But like I said, if you whine enough about it, they’ll probably let you out. You don’t always need a good reason.

  17. J.Heck says:

    My mother has Sprint and she is so happy with them. My husband and I are with Verizon and there are days I wish I could tell them to shove it, but we don’t pay the Verizon bill (his work does).

    My mom’s best friend lives in Florida, on the edge of Everglade City, where Verizon, Alltel, etc., don’t work (but Sprint does!). This lady is very ill and is being screwed around by the wonderful government of Florida to get her disability. Anywho, when the hurricanes went through this summer, my mom lost contact with her. My mom contacted the Everglades City police chief and asked him if she mailed him a cell phone, would he get it to her (she’s so far out that all she had was a PO Box)? He had no problem with that. We went to the Sprint store to set up an additional line on the spare phone my mom had after she upgraded. After telling our CSR why we were setting up the new line, he got his manager, and she told him the story. The manager decided to give her a brand new phone to send down to Florida. Then he had us write her a note to include with the phone, we popped it in the phone’s box, and the manager used the Sprint shipping account to send the phone overnight (from Ohio to southern Florida), no charge to us. He also added unlimited roaming to my mom’s account, free of charge, for the remainder of her contract, just in case the phone would roam in her area (but it doesn’t). The next evening, my mom got a phone call from her friend – she was safe and so grateful.

    See? Not all Sprint experiences are bad ones. Maybe just our store is awesome, I don’t know. Maybe I just have too much faith. :)

  18. Anonymous says:

    The real question here is… after you cancel your service and get out of the ETF, then what? You’re going to sign another contract with another shady, horrible service phone company and be right back to square one? What’s the point. They all suck. The grass is always greener.. yadda yadda yadda

  19. Anonymous says:

    I can tell you, Sprint is a beast to get out of ETF free. I did it successfully with about a year left on my contract because I wanted to go to ATT/ iPhone.

    Anyhow, I was having many difficulties with going into roaming pretty much all over the city I lived in. They checked the towers, opened tickets, everything. I built up a case with them and finally called one day with another roaming complaint.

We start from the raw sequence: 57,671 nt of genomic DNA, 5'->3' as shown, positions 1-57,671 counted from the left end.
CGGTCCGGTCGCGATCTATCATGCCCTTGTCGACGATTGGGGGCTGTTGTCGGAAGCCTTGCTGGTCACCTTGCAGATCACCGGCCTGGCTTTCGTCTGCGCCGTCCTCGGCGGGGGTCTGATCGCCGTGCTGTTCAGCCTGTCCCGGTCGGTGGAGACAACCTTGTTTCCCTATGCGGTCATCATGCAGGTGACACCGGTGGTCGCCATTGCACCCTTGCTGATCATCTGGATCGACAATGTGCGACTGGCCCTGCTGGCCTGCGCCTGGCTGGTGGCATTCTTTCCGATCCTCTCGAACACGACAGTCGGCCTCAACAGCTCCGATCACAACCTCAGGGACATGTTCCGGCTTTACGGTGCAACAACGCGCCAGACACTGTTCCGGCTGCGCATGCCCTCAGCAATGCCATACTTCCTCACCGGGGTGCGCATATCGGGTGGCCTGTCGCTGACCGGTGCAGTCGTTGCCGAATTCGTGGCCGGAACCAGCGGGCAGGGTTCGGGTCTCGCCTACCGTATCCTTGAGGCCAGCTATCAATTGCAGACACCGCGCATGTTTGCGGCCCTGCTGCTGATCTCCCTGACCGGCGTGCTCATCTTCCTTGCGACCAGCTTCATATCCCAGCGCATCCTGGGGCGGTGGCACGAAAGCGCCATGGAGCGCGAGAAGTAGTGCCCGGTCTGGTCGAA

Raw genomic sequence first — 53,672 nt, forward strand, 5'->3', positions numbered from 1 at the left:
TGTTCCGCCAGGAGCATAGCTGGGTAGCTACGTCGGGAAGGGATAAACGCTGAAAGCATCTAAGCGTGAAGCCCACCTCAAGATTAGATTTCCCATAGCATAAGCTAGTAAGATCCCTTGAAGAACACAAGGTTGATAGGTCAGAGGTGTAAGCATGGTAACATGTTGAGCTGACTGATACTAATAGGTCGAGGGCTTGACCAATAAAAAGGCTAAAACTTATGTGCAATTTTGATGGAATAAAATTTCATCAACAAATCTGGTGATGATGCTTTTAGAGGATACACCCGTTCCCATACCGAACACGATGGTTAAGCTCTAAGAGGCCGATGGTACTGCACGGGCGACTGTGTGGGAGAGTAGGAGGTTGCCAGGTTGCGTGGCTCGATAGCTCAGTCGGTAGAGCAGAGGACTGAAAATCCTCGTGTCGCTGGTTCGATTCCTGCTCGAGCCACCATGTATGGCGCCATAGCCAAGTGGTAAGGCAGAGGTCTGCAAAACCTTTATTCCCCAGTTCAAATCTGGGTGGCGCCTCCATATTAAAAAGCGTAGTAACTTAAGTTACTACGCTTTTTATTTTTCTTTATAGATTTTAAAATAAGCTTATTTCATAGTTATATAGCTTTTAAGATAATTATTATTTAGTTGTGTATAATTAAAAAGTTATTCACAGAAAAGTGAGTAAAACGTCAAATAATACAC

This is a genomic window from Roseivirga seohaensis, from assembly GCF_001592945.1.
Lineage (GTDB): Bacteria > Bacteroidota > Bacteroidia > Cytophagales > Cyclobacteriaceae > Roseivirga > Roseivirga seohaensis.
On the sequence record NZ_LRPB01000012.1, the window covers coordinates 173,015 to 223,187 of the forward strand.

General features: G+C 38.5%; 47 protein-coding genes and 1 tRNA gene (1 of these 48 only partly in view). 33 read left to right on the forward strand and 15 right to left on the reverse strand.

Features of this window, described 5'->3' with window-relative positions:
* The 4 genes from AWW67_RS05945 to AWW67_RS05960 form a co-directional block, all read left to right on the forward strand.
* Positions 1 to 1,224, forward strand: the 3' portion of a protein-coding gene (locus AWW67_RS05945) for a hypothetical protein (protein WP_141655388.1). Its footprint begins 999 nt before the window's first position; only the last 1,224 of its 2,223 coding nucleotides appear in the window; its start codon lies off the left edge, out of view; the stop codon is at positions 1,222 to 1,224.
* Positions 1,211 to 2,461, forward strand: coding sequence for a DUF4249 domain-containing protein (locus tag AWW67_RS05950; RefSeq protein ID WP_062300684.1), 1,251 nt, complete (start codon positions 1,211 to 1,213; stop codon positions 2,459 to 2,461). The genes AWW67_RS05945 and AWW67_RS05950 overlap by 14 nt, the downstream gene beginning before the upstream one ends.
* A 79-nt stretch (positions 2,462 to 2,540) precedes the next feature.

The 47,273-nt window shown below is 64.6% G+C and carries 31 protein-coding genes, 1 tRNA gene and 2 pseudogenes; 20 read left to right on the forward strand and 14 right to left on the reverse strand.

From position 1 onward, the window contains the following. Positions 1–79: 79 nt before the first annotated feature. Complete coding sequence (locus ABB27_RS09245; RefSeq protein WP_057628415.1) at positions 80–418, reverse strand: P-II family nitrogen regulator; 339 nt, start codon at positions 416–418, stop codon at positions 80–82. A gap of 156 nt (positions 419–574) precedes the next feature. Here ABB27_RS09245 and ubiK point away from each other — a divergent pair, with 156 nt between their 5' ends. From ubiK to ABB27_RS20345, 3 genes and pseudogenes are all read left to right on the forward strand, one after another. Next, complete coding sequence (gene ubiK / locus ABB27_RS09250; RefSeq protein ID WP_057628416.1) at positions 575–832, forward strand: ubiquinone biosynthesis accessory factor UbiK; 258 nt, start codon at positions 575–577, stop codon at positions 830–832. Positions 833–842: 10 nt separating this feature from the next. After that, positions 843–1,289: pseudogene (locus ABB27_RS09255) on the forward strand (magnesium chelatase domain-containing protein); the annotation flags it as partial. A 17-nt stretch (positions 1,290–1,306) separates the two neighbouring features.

On the last call, the retentions woman came back at first with a pro-rated ETF, which I said no dice to. She put me on hold for another 15 minutes and came back with a free ETF. I was ported out within the day.

    I did get a final bill for a couple hundred dollars, but due to an administrative issue it was reversed because I was promised zero ETF. Even had them send me an email stating so in case they came back saying I owed them money.

    I did reference the contract back and forth with the Sprint folks and it worked. I’m sure in this case referencing the contract due to a fee increase would, too, work. My advice is this: keep detailed records of your conversations and have them note everything on your account. Call back to confirm the notations were added. You will get out free, but it takes persistence.

  20. solarpowerspork says:

    I found it a lot easier to get my ETF waived by T-Mobile by charging my last statement to AmEx and issuing a chargeback with a letter with the dates, names of CSRs, and specific problems/”solutions” that T-Mobile gave me. AmEx fought the problem for me, and in about 6 weeks, I saw my $200 get credited back to my AmEx. Might not work for everybody – I don’t know if this’ll work for the “materially adverse change” in service people, but it’s worth a try if you’re sick of dealing with CSR run-around through your provider.

  21. calchip says:

    Been with Sprint since 1997, when they had coverage in only one city (San Diego.)

    I’ve been out of contract now for 4 years and every time I call, they try to entice me into signing a new contract. I already have a pretty amazing deal (1300 anytime mins /unlimited text-internet-evening for $50) so they never manage to offer a better plan, and my phone just got replaced with a new model when the old one died… so now they’ve started offering cash. The last time they offered me $100, which I turned down. (I like the freedom to be able to leave them without arguing about an ETF.) If the cash is worthwhile, I might re-sign, but so far they haven’t offered up enough.

    Honestly, I’ve found the service to be decent, and the price to be fair, so never felt any reason to go elsewhere. I’d get an Iphone in a second if it wasn’t on the ATT network. Several friends have them and love the phones, but the service is godawful.

  22. Anonymous says:

    The good news for everyone is that ETF are finally becoming pro-rated, as they should have been all along.